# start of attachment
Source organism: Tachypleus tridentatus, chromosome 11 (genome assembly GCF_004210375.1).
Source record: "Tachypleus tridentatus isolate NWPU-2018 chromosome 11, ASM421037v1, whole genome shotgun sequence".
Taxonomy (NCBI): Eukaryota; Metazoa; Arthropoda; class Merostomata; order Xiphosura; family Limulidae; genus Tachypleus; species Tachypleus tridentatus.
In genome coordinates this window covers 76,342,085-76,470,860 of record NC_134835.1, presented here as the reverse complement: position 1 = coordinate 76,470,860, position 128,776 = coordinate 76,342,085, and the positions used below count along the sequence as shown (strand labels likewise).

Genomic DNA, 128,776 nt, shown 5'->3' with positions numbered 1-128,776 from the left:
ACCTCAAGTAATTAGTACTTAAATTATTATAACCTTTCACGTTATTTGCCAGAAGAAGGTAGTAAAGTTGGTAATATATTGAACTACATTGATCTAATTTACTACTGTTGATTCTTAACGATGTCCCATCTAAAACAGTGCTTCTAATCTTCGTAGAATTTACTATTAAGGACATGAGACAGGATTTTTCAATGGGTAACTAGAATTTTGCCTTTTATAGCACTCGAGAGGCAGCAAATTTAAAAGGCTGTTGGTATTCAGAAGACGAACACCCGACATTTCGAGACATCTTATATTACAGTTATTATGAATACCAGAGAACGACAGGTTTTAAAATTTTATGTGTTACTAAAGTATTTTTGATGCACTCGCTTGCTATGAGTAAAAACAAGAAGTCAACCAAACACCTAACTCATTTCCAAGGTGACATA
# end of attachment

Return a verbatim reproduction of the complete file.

Source organism: Tachypleus tridentatus, chromosome 11 (genome assembly GCF_004210375.1).
Source record: "Tachypleus tridentatus isolate NWPU-2018 chromosome 11, ASM421037v1, whole genome shotgun sequence".
Taxonomy (NCBI): Eukaryota; Metazoa; Arthropoda; class Merostomata; order Xiphosura; family Limulidae; genus Tachypleus; species Tachypleus tridentatus.
In genome coordinates this window covers 76,342,085-76,470,860 of record NC_134835.1, presented here as the reverse complement: position 1 = coordinate 76,470,860, position 128,776 = coordinate 76,342,085, and the positions used below count along the sequence as shown (strand labels likewise).

Genomic DNA, 128,776 nt, shown 5'->3' with positions numbered 1-128,776 from the left:
ACCTCAAGTAATTAGTACTTAAATTATTATAACCTTTCACGTTATTTGCCAGAAGAAGGTAGTAAAGTTGGTAATATATTGAACTACATTGATCTAATTTACTACTGTTGATTCTTAACGATGTCCCATCTAAAACAGTGCTTCTAATCTTCGTAGAATTTACTATTAAGGACATGAGACAGGATTTTTCAATGGGTAACTAGAATTTTGCCTTTTATAGCACTCGAGAGGCAGCAAATTTAAAAGGCTGTTGGTATTCAGAAGACGAACACCCGACATTTCGAGACATCTTATATTACAGTTATTATGAATACCAGAGAACGACAGGTTTTAAAATTTTATGTGTTACTAAAGTATTTTTGATGCACTCGCTTGCTATGAGTAAAAACAAGAAGTCAACCAAACACCTAACTCATTTCCAAGGTGACATA